Well, dear readers, I am sitting here like so much fish, having recently eaten a cube steak and a baked potato for my meal o’ the day. I’d thought some of us would go out after our stumble-through, but alas no one wanted to, and so I stopped at Gelson’s near me and got the cube steak and baked potato, came home, cooked them and ate them all up. I was so full after eating and quite tired, so I sat down in the arm chair in the living room environment and could not move for thirty minutes. I sat there like so much pounded steak and baked potato, or, as the Jews like to say, I plotzed. I Plotzed – that’s the title of my next novel.
Yesterday, I got almost eight hours of sleep, answered e-mails, and did some work on the computer, had telephonic conversations, and relaxed. Then I got ready and then moseyed on over to the Group Rep at four. Our wonderful Vitello’s sound person Nick was there, got everything set up, and I liked what I heard, even though the speakers they have hang halfway back in the theater and face each other, for reasons I can’t even begin to fathom. For A Carol Christmas, we had larger speakers and they hung from a pitp on either side of the stage, clear of everything they needed to be clear of, and, like normal speakers, were FACING the audience rather than each other. So, it’s a bit of a handicap we can’t do anything about. Sitting in the front row gets you pretty weird sound, but sitting four rows up and to the back, it’s better. Have I mentioned that I plotzed? Anyway, we got that all set up, then Richard Allen arrived, we got his keyboard set up – it was not quite as easy as it would have been had I been willing to have it on stage left, but I hate that look – every concert venue and cabaret venue I’ve been in has the piano stage right. So, we figured all that out, then our actress who couldn’t be at the stumble-through ran her duet and her solo, then left.
Then Kay Cole took about twenty minutes and did some easy little steps for our sing-along finale of One from A Chorus Line. It’s really fun. Then it was time to begin the stumble-through. The first thing that was very apparent was that the singers were struggling because they were getting very washy sound coming back at them and were over-singing because it was hard to hear the piano. And the pianist was having trouble because he was also getting washy sound coming back at him and he was having trouble hearing the singers. Prior to starting, I’d given some pointers on mic placement and how to work the mic, but it was clear that some were still unsure of what to do. Easy to understand, since this is new territory for some, having never done cabaret before. So, I took lots of notes. Due to our missing cast member and Peyton being gone, we were four numbers short, overall, so it wasn’t really possible for me to gauge the length or even the pace of the show. The structure seemed to work okay and will work better when the other songs are where they should be.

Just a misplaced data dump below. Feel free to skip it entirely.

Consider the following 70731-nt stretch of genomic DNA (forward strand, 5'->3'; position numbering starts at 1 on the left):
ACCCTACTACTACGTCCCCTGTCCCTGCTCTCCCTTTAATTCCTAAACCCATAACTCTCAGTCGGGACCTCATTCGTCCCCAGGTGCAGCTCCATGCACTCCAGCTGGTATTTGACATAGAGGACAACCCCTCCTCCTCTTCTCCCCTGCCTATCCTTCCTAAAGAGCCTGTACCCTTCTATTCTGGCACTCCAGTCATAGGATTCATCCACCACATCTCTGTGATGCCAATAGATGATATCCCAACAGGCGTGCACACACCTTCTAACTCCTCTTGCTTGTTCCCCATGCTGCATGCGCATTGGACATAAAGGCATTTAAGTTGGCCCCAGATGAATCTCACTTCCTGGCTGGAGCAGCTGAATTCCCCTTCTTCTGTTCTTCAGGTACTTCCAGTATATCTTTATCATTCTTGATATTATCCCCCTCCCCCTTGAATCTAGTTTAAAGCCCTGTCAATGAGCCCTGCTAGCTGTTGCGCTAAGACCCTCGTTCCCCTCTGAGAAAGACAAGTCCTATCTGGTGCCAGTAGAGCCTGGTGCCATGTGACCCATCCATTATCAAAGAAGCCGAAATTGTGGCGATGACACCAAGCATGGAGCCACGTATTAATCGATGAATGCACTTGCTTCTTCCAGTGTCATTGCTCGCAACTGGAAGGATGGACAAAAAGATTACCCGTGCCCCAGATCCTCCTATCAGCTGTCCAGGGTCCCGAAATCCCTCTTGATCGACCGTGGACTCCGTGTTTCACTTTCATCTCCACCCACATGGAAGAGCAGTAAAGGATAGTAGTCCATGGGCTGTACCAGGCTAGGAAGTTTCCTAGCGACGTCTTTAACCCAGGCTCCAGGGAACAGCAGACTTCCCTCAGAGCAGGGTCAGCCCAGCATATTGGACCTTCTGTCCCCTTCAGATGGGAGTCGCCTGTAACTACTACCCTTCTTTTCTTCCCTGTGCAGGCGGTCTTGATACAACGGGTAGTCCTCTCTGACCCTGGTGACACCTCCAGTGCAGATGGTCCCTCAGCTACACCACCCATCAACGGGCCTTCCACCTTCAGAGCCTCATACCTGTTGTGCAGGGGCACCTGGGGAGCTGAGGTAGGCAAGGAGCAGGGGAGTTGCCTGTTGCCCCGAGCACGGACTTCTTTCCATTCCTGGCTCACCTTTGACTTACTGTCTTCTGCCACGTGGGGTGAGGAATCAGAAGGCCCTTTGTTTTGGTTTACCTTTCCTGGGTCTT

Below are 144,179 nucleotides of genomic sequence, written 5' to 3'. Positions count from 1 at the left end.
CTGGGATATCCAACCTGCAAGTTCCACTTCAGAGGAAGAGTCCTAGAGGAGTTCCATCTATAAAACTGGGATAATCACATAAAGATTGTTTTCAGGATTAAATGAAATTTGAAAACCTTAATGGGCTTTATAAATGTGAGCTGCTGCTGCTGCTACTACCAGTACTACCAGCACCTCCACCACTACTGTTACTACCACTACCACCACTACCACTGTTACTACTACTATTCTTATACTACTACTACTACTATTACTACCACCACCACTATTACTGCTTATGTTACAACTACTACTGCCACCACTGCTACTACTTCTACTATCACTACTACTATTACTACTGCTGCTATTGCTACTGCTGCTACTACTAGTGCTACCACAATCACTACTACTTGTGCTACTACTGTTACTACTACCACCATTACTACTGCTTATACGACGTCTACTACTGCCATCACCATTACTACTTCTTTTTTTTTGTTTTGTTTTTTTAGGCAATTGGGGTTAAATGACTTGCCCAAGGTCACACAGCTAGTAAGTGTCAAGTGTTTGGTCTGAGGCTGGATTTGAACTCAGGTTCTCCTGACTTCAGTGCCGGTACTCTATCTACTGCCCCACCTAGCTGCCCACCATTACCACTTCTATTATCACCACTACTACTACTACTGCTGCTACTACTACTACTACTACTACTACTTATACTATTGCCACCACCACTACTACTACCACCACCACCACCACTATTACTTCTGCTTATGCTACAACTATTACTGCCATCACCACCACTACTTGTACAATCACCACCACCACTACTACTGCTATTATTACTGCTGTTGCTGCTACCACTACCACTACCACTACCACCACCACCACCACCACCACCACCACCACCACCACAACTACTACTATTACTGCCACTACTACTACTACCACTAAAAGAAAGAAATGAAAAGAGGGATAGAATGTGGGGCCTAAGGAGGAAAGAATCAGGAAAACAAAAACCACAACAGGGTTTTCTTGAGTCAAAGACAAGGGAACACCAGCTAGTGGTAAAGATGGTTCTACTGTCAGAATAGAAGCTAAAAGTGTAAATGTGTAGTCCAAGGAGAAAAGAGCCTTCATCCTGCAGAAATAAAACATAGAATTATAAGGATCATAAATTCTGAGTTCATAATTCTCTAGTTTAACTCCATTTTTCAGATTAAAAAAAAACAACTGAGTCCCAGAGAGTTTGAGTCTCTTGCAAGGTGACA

After we finished, I gave notes for about thirty minutes, cleaned up some musical things that were sloppy, and then I was on my merry way. If everyone drills their lyrics and doesn’t get in their heads about anything, I think it’s going to be a very entertaining show. I sent a group e-mail when I got home and said that very thing.
The rest of the evening you know, especially the part about plotzing in an arm chair. And why is it called an arm chair, anyway? I would understand a butt cheek chair, or a chair that’s smaller than a couch or loveseat, or a chair that seats one, but what does an arm have to do with the price of cataract surgery? Aha – it’s a chair with arms – for a place to put your arms. And yet, at no time did I put my arms on the arms of the chair. This is an enigma.
Today, I’ll hopefully arise after a good night’s beauty sleep, I’ll hopefully pick up some packages, eat something light and fun, then relax until it’s time to go to the theater. I hope to hear about the possibility of monitors by the time I arise. I’ll get to the theater around five-thirty, and at six Peyton will arrive and we’ll run her stuff, then others arrive at six-thirty and we run anything that Peyton has a bit in, then we’ll run four or five numbers four sound and hopefully monitors. Then at eight, we do our show and that’s followed by a reception with desserts.
Tomorrow will be exactly the same and then we do our second show. I have no real idea how many people are coming, since I’m told the majority of folks just show up at the door. I’m hoping we’re full up for both shows. The rest of the week is meetings and meals, the helper coming with her truck to cart off about half the crap that’s in the garage, casting the August show, choosing songs, and whatever else comes along.
Well, dear readers, I must take the day, I must do the things I do, I must, for example, arise, hopefully pick up packages, eat, go to the theater and hopefully have monitors, run stuff, and then we do our show. Today’s topic of discussion: What is the most food you’ve ever eaten at one time? Let’s have loads of lovely postings, shall we, whilst I hit the road to dreamland, where I’m quite certain I will have dreams in which I plotz.